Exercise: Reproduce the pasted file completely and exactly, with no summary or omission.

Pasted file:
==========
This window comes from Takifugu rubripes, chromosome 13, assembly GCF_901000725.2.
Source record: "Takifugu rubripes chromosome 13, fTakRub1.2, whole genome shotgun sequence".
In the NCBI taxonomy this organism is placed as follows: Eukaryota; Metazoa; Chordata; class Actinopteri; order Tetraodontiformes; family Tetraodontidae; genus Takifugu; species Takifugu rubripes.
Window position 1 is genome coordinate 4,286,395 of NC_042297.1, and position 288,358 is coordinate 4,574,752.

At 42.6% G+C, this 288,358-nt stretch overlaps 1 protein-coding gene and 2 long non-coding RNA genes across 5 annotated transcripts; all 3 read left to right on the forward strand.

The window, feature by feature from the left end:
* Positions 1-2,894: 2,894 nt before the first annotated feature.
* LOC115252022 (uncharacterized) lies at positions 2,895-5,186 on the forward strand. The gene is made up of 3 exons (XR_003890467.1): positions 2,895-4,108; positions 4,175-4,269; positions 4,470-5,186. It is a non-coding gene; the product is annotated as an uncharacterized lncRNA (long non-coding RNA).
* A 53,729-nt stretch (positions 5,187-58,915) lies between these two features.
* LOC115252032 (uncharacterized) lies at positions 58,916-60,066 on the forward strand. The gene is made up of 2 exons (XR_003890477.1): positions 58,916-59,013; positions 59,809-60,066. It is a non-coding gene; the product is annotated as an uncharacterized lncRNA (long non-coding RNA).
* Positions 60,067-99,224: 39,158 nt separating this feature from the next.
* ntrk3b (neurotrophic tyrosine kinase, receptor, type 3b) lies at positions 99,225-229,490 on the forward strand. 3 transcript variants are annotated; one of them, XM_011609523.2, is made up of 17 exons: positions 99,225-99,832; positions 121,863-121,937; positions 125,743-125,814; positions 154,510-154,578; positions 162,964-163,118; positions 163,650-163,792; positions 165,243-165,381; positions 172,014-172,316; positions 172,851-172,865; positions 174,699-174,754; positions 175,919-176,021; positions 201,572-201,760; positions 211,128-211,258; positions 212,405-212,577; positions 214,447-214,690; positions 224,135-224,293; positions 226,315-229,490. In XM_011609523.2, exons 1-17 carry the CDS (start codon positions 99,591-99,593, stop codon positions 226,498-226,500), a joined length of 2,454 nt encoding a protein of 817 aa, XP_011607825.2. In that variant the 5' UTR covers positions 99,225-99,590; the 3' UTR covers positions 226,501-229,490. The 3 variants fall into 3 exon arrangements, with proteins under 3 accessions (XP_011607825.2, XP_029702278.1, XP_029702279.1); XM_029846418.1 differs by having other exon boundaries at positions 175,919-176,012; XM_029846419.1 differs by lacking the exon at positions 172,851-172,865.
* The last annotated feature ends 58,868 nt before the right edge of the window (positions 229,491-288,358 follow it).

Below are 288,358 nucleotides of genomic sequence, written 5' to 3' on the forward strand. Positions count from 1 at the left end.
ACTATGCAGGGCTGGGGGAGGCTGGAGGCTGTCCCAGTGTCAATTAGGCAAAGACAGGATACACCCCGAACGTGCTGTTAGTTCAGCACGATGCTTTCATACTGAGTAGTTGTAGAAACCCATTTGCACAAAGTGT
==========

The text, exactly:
This window comes from Takifugu rubripes, chromosome 13, assembly GCF_901000725.2.
Source record: "Takifugu rubripes chromosome 13, fTakRub1.2, whole genome shotgun sequence".
In the NCBI taxonomy this organism is placed as follows: Eukaryota; Metazoa; Chordata; class Actinopteri; order Tetraodontiformes; family Tetraodontidae; genus Takifugu; species Takifugu rubripes.
Window position 1 is genome coordinate 4,286,395 of NC_042297.1, and position 288,358 is coordinate 4,574,752.

At 42.6% G+C, this 288,358-nt stretch overlaps 1 protein-coding gene and 2 long non-coding RNA genes across 5 annotated transcripts; all 3 read left to right on the forward strand.

The window, feature by feature from the left end:
* Positions 1-2,894: 2,894 nt before the first annotated feature.
* LOC115252022 (uncharacterized) lies at positions 2,895-5,186 on the forward strand. The gene is made up of 3 exons (XR_003890467.1): positions 2,895-4,108; positions 4,175-4,269; positions 4,470-5,186. It is a non-coding gene; the product is annotated as an uncharacterized lncRNA (long non-coding RNA).
* A 53,729-nt stretch (positions 5,187-58,915) lies between these two features.
* LOC115252032 (uncharacterized) lies at positions 58,916-60,066 on the forward strand. The gene is made up of 2 exons (XR_003890477.1): positions 58,916-59,013; positions 59,809-60,066. It is a non-coding gene; the product is annotated as an uncharacterized lncRNA (long non-coding RNA).
* Positions 60,067-99,224: 39,158 nt separating this feature from the next.
* ntrk3b (neurotrophic tyrosine kinase, receptor, type 3b) lies at positions 99,225-229,490 on the forward strand. 3 transcript variants are annotated; one of them, XM_011609523.2, is made up of 17 exons: positions 99,225-99,832; positions 121,863-121,937; positions 125,743-125,814; positions 154,510-154,578; positions 162,964-163,118; positions 163,650-163,792; positions 165,243-165,381; positions 172,014-172,316; positions 172,851-172,865; positions 174,699-174,754; positions 175,919-176,021; positions 201,572-201,760; positions 211,128-211,258; positions 212,405-212,577; positions 214,447-214,690; positions 224,135-224,293; positions 226,315-229,490. In XM_011609523.2, exons 1-17 carry the CDS (start codon positions 99,591-99,593, stop codon positions 226,498-226,500), a joined length of 2,454 nt encoding a protein of 817 aa, XP_011607825.2. In that variant the 5' UTR covers positions 99,225-99,590; the 3' UTR covers positions 226,501-229,490. The 3 variants fall into 3 exon arrangements, with proteins under 3 accessions (XP_011607825.2, XP_029702278.1, XP_029702279.1); XM_029846418.1 differs by having other exon boundaries at positions 175,919-176,012; XM_029846419.1 differs by lacking the exon at positions 172,851-172,865.
* The last annotated feature ends 58,868 nt before the right edge of the window (positions 229,491-288,358 follow it).

Below are 288,358 nucleotides of genomic sequence, written 5' to 3' on the forward strand. Positions count from 1 at the left end.
ACTATGCAGGGCTGGGGGAGGCTGGAGGCTGTCCCAGTGTCAATTAGGCAAAGACAGGATACACCCCGAACGTGCTGTTAGTTCAGCACGATGCTTTCATACTGAGTAGTTGTAGAAACCCATTTGCACAAAGTGT